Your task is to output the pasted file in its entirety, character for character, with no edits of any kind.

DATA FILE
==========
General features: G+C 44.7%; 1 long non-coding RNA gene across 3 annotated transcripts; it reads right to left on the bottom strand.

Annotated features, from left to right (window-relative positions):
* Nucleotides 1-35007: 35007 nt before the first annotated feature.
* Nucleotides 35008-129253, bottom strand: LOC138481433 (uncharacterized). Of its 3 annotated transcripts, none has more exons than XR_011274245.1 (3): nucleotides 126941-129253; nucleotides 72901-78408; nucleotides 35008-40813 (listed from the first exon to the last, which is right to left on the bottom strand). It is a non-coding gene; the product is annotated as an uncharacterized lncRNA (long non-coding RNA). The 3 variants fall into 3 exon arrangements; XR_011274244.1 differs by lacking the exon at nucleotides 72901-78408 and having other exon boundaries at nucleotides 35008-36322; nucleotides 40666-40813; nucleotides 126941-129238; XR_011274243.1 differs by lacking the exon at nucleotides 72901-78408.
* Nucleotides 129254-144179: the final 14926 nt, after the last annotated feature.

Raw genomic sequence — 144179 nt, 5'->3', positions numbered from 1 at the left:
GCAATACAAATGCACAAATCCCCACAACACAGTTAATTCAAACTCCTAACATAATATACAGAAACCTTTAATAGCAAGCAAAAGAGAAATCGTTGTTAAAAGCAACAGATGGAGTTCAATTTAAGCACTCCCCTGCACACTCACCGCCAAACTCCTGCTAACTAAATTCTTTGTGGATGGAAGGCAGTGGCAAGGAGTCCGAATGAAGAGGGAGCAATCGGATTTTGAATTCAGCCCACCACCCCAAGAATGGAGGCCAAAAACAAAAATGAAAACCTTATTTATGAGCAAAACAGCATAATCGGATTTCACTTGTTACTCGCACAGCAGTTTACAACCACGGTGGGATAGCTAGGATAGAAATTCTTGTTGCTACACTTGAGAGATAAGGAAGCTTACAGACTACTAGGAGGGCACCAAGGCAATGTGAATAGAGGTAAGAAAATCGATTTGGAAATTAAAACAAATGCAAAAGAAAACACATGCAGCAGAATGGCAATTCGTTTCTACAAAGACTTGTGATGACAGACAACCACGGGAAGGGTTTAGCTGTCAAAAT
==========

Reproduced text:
General features: G+C 44.7%; 1 long non-coding RNA gene across 3 annotated transcripts; it reads right to left on the bottom strand.

Annotated features, from left to right (window-relative positions):
* Nucleotides 1-35007: 35007 nt before the first annotated feature.
* Nucleotides 35008-129253, bottom strand: LOC138481433 (uncharacterized). Of its 3 annotated transcripts, none has more exons than XR_011274245.1 (3): nucleotides 126941-129253; nucleotides 72901-78408; nucleotides 35008-40813 (listed from the first exon to the last, which is right to left on the bottom strand). It is a non-coding gene; the product is annotated as an uncharacterized lncRNA (long non-coding RNA). The 3 variants fall into 3 exon arrangements; XR_011274244.1 differs by lacking the exon at nucleotides 72901-78408 and having other exon boundaries at nucleotides 35008-36322; nucleotides 40666-40813; nucleotides 126941-129238; XR_011274243.1 differs by lacking the exon at nucleotides 72901-78408.
* Nucleotides 129254-144179: the final 14926 nt, after the last annotated feature.

Raw genomic sequence — 144179 nt, 5'->3', positions numbered from 1 at the left:
GCAATACAAATGCACAAATCCCCACAACACAGTTAATTCAAACTCCTAACATAATATACAGAAACCTTTAATAGCAAGCAAAAGAGAAATCGTTGTTAAAAGCAACAGATGGAGTTCAATTTAAGCACTCCCCTGCACACTCACCGCCAAACTCCTGCTAACTAAATTCTTTGTGGATGGAAGGCAGTGGCAAGGAGTCCGAATGAAGAGGGAGCAATCGGATTTTGAATTCAGCCCACCACCCCAAGAATGGAGGCCAAAAACAAAAATGAAAACCTTATTTATGAGCAAAACAGCATAATCGGATTTCACTTGTTACTCGCACAGCAGTTTACAACCACGGTGGGATAGCTAGGATAGAAATTCTTGTTGCTACACTTGAGAGATAAGGAAGCTTACAGACTACTAGGAGGGCACCAAGGCAATGTGAATAGAGGTAAGAAAATCGATTTGGAAATTAAAACAAATGCAAAAGAAAACACATGCAGCAGAATGGCAATTCGTTTCTACAAAGACTTGTGATGACAGACAACCACGGGAAGGGTTTAGCTGTCAAAAT